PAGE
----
microinjection efficiency problem

We have been injecting 1 day adult worms for last two months and have been struggling to obtain enough F1s though we have injected over 70 P0s sometimes over 100 P0s. Our injection efficiency seems to be pretty low and we have tried RF4 (25 ng/ul) ans CC-dsRED (25 ng/ul). Our plasmids seems be very clean and have obtained F1 and F2 with low numbers.

Our concentration is as follow
Total of 200 ng/ul
pBluescript 174 ng/ul
Co-injectiontion 25 ng/ul
Sample 1 ng/ul

Any suggestions are highly appreciated.

I would say that your concentration is higher than normal. This should not cause you to get F1s any less often (if anything, the reverse), but it’s high enough that I’d expect some trouble doing the injections, I’d expect your needles to clog frequently. If that’s not happening, I wonder about your injection technique - maybe you have needles that are too blunt / too fast a flow rate, and are having trouble because your injections aren’t going well? Do your injected animals often fail to recover well? Do they give you many progeny?

Generally worm recover very well and it give at least 20-30 F1s progeny. But ı will try adjust flow rate , ı couldn’t sure about that.

20-30 F1s is not very good. Ideally the worm should be healthy and fertile for a couple of days after the injection. You may be getting progeny that are almost entirely the embryos and maybe differentiated, cellularized oocytes that already existed when you did the injection.

I haven’t looked around for good injection videos (there’s a JoVE article, but it seems to skip the actual step of flooding the gonad; it may be hard to capture on camera). You want a needle that enters the worm fairly easily, with a light tap, and flow that isn’t too rapid but also isn’t so slow it will immediately clog. This is hard to describe, and really is a matter of trial and error. Then, when you inject, you want to see the syncytial gonad become turbid and maybe darker/different in appearance, flowing out from the injection site fairly rapidly but not in a flash, and stop as it approaches the turn.

Does plasmid purification kit brand (Qiagen, MN etc) affect the injection effiency of injection?

There is a strong community bias in favor of Qiagen (Qiaprep, QiaQuick, or Qiagen miniprep) but I don’t know if there has even been a careful head-to-head comparison.

I remember Morris Maduro had a Worm Breeder’s Gazette article on this topic years ago: http://wbg.wormbook.org/2011/12/14/omission-of-rnase-and-addition-of-ethanol-precipitation-improve-transgenesis-using-spin-column-purified-dna/

Omission of RNaseA in the P1 buffer and ethanol precipitation of the plasmids boosted transgenesis. He also reported that the cheaper Fermentas GeneJet kit worked comparably to the Qiagen kit. He reported that there was little to no RNA in the miniprep (at least by agarose electrophoresis and EtBR staining).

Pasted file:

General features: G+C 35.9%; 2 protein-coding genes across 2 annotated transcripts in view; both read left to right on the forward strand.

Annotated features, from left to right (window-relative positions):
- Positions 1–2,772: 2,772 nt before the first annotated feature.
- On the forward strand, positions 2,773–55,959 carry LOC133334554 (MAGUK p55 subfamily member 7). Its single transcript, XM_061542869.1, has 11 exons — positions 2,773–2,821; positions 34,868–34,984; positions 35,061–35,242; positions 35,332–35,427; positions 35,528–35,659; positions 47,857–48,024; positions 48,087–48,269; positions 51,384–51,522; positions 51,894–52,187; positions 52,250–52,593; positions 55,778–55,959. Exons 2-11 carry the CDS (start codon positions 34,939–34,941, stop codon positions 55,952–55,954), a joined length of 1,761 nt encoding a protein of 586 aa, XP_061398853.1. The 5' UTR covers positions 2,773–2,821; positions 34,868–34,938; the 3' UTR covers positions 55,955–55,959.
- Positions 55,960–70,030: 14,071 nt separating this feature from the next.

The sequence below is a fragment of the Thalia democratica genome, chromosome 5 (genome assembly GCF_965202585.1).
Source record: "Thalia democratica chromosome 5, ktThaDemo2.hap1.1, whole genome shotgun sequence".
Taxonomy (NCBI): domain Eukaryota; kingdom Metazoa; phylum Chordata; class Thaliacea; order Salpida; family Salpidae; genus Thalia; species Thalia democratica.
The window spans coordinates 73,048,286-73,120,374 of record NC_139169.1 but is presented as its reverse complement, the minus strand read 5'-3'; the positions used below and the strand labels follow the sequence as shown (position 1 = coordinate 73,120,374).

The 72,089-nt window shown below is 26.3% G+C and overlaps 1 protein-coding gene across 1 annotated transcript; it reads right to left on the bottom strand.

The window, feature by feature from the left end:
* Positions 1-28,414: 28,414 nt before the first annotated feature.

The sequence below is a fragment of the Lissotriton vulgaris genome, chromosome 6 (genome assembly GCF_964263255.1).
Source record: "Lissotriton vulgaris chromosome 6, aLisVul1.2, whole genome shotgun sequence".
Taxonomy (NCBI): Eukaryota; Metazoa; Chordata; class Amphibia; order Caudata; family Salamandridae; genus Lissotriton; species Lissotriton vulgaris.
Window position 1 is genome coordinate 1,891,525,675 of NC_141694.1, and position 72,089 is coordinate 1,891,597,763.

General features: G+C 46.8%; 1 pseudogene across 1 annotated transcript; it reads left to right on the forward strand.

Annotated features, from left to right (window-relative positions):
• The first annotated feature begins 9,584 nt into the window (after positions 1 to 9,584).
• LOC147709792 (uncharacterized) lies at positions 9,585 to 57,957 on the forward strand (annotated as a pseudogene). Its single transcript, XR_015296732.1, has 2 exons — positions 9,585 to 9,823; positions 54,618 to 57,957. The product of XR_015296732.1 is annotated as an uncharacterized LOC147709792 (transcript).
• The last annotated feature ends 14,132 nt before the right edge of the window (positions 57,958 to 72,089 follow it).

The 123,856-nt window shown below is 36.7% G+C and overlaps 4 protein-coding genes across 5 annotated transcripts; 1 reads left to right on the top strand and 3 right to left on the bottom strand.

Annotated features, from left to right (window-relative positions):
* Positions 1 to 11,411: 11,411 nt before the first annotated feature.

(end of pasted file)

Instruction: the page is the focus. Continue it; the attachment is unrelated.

For genome editing, Dan Dickinson recommends the Invitrogen PureLink HQ miniprep kit and including the optional wash with 4 M GDN-HCl + 40% isopropanol. I’d either try that kit (works well for us) or the Maduro “omit RNaseA and do an ethanol precipitation” approach.

Christian Frokjaer-Jensen followed up on this: http://www.wormbuilder.org/dna-quality-and-mossci-insertion-frequency/

Just leaving out the RNase from the preparation kit, in my hands, made all the difference between almost no F1s and a lot of them. It is worth a try if nothing is working.

Also you could get some ‘working DNA’ from another worm lab near you and see if you can get F1s with their prep.

I would definitely take a step back and focus on just getting a good number of F1s with either pRF4 (rol-6) into N2 or unc-119(+) into unc-119 mutants. Both of these plasmids seem to be well-tolerated and work at low to high copy number. Once you start adding in other plasmids it gets tougher to pin down a problem on injection method vs. transgene toxicity.


If you are new at injections, I recommend practicing on N2 with a rol-6 marker rather than unc-119 which is harder to recognize as damaged. A good standard injection is when N2 crawls normally on the recovery plate and gives hundreds of progeny (if you injected young adult). Finally, could over expression of this gene be toxic? I would try a lower concentration.
Good luck!

In our lab we use the Quantum miniprep kit from Biorad when we miniprep our DNA. We also filter the made up injection mix before injecting into our worms.

BiochemDood - What do you use to filter the DNA, out of curiosity?

We use the Ultrafree-MC Centrifugal Filter Devices from Millipore. We use to not filter and saw that injections worked about 80% of the time. Then we started filtering and have had no problems.

That’s what we use as well, was curious to see if there’s anything better. Do you use the 0.22um sterile version?


Yeah we do! Works great for us, so we haven’t felt the need to change it.

I strongly endorse the use of a filter. It was only a few years ago when somebody recommended to me. My clogging problems plummeted. $1-2 per column. But the improvement in efficiency made that SO much worth the small cost and time!